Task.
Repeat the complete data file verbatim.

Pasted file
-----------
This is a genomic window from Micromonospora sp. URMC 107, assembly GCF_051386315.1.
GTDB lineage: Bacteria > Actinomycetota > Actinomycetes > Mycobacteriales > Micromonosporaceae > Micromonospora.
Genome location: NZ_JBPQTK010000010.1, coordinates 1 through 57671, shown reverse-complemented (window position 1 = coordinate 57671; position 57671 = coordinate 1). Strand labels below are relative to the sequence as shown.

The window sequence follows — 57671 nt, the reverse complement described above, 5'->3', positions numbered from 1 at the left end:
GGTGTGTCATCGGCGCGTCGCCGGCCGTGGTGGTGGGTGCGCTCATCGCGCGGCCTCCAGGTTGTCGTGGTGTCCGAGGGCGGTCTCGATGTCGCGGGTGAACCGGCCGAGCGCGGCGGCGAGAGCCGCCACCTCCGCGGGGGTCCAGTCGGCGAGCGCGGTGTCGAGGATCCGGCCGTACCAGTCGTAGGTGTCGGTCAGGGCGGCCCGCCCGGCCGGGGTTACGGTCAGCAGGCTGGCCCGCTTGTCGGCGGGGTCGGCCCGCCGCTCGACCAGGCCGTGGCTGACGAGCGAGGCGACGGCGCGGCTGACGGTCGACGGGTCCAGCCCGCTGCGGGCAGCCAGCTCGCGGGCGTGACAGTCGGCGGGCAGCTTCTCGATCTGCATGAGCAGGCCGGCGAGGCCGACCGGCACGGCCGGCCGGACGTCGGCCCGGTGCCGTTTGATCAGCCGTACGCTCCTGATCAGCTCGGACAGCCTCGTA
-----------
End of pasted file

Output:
This is a genomic window from Micromonospora sp. URMC 107, assembly GCF_051386315.1.
GTDB lineage: Bacteria > Actinomycetota > Actinomycetes > Mycobacteriales > Micromonosporaceae > Micromonospora.
Genome location: NZ_JBPQTK010000010.1, coordinates 1 through 57671, shown reverse-complemented (window position 1 = coordinate 57671; position 57671 = coordinate 1). Strand labels below are relative to the sequence as shown.

The window sequence follows — 57671 nt, the reverse complement described above, 5'->3', positions numbered from 1 at the left end:
GGTGTGTCATCGGCGCGTCGCCGGCCGTGGTGGTGGGTGCGCTCATCGCGCGGCCTCCAGGTTGTCGTGGTGTCCGAGGGCGGTCTCGATGTCGCGGGTGAACCGGCCGAGCGCGGCGGCGAGAGCCGCCACCTCCGCGGGGGTCCAGTCGGCGAGCGCGGTGTCGAGGATCCGGCCGTACCAGTCGTAGGTGTCGGTCAGGGCGGCCCGCCCGGCCGGGGTTACGGTCAGCAGGCTGGCCCGCTTGTCGGCGGGGTCGGCCCGCCGCTCGACCAGGCCGTGGCTGACGAGCGAGGCGACGGCGCGGCTGACGGTCGACGGGTCCAGCCCGCTGCGGGCAGCCAGCTCGCGGGCGTGACAGTCGGCGGGCAGCTTCTCGATCTGCATGAGCAGGCCGGCGAGGCCGACCGGCACGGCCGGCCGGACGTCGGCCCGGTGCCGTTTGATCAGCCGTACGCTCCTGATCAGCTCGGACAGCCTCGTA